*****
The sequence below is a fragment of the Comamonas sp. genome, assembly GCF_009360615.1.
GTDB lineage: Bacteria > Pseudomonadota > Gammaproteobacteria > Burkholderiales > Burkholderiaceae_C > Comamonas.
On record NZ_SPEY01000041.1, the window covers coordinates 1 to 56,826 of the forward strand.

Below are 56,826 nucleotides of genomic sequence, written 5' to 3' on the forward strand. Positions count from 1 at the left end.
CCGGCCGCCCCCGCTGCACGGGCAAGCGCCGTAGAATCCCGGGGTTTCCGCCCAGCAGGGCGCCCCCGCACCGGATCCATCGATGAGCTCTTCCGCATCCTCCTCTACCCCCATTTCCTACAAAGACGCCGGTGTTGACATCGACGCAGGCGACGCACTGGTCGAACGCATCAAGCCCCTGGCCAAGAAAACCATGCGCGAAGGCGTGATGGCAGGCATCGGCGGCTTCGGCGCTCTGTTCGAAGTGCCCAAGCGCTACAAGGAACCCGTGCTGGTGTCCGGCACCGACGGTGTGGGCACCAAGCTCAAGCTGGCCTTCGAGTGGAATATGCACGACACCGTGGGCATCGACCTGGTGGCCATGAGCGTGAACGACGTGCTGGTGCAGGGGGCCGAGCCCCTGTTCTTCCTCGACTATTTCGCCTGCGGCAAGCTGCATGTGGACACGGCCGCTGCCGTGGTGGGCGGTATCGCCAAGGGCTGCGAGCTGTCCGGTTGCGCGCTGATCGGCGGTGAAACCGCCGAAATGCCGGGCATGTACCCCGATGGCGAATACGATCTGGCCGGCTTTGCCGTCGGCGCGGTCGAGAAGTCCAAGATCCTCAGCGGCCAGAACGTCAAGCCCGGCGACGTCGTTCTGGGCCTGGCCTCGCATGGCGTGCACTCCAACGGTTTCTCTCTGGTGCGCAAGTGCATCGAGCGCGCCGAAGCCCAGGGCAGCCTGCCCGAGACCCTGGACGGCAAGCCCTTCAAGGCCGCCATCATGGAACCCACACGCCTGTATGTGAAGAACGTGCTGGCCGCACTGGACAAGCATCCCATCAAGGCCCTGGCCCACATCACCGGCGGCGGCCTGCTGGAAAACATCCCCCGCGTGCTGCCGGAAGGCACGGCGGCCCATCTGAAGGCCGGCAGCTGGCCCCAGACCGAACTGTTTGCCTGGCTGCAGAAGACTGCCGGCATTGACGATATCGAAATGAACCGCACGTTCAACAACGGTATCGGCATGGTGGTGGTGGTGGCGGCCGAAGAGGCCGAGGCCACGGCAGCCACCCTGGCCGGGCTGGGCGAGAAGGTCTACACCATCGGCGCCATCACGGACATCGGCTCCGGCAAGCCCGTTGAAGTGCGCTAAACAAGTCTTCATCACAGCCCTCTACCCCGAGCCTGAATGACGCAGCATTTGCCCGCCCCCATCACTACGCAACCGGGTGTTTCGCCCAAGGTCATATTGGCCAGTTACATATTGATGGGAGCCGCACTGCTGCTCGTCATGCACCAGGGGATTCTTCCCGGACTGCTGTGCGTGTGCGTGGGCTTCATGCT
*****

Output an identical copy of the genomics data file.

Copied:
The sequence below is a fragment of the Comamonas sp. genome, assembly GCF_009360615.1.
GTDB lineage: Bacteria > Pseudomonadota > Gammaproteobacteria > Burkholderiales > Burkholderiaceae_C > Comamonas.
On record NZ_SPEY01000041.1, the window covers coordinates 1 to 56,826 of the forward strand.

Below are 56,826 nucleotides of genomic sequence, written 5' to 3' on the forward strand. Positions count from 1 at the left end.
CCGGCCGCCCCCGCTGCACGGGCAAGCGCCGTAGAATCCCGGGGTTTCCGCCCAGCAGGGCGCCCCCGCACCGGATCCATCGATGAGCTCTTCCGCATCCTCCTCTACCCCCATTTCCTACAAAGACGCCGGTGTTGACATCGACGCAGGCGACGCACTGGTCGAACGCATCAAGCCCCTGGCCAAGAAAACCATGCGCGAAGGCGTGATGGCAGGCATCGGCGGCTTCGGCGCTCTGTTCGAAGTGCCCAAGCGCTACAAGGAACCCGTGCTGGTGTCCGGCACCGACGGTGTGGGCACCAAGCTCAAGCTGGCCTTCGAGTGGAATATGCACGACACCGTGGGCATCGACCTGGTGGCCATGAGCGTGAACGACGTGCTGGTGCAGGGGGCCGAGCCCCTGTTCTTCCTCGACTATTTCGCCTGCGGCAAGCTGCATGTGGACACGGCCGCTGCCGTGGTGGGCGGTATCGCCAAGGGCTGCGAGCTGTCCGGTTGCGCGCTGATCGGCGGTGAAACCGCCGAAATGCCGGGCATGTACCCCGATGGCGAATACGATCTGGCCGGCTTTGCCGTCGGCGCGGTCGAGAAGTCCAAGATCCTCAGCGGCCAGAACGTCAAGCCCGGCGACGTCGTTCTGGGCCTGGCCTCGCATGGCGTGCACTCCAACGGTTTCTCTCTGGTGCGCAAGTGCATCGAGCGCGCCGAAGCCCAGGGCAGCCTGCCCGAGACCCTGGACGGCAAGCCCTTCAAGGCCGCCATCATGGAACCCACACGCCTGTATGTGAAGAACGTGCTGGCCGCACTGGACAAGCATCCCATCAAGGCCCTGGCCCACATCACCGGCGGCGGCCTGCTGGAAAACATCCCCCGCGTGCTGCCGGAAGGCACGGCGGCCCATCTGAAGGCCGGCAGCTGGCCCCAGACCGAACTGTTTGCCTGGCTGCAGAAGACTGCCGGCATTGACGATATCGAAATGAACCGCACGTTCAACAACGGTATCGGCATGGTGGTGGTGGTGGCGGCCGAAGAGGCCGAGGCCACGGCAGCCACCCTGGCCGGGCTGGGCGAGAAGGTCTACACCATCGGCGCCATCACGGACATCGGCTCCGGCAAGCCCGTTGAAGTGCGCTAAACAAGTCTTCATCACAGCCCTCTACCCCGAGCCTGAATGACGCAGCATTTGCCCGCCCCCATCACTACGCAACCGGGTGTTTCGCCCAAGGTCATATTGGCCAGTTACATATTGATGGGAGCCGCACTGCTGCTCGTCATGCACCAGGGGATTCTTCCCGGACTGCTGTGCGTGTGCGTGGGCTTCATGCT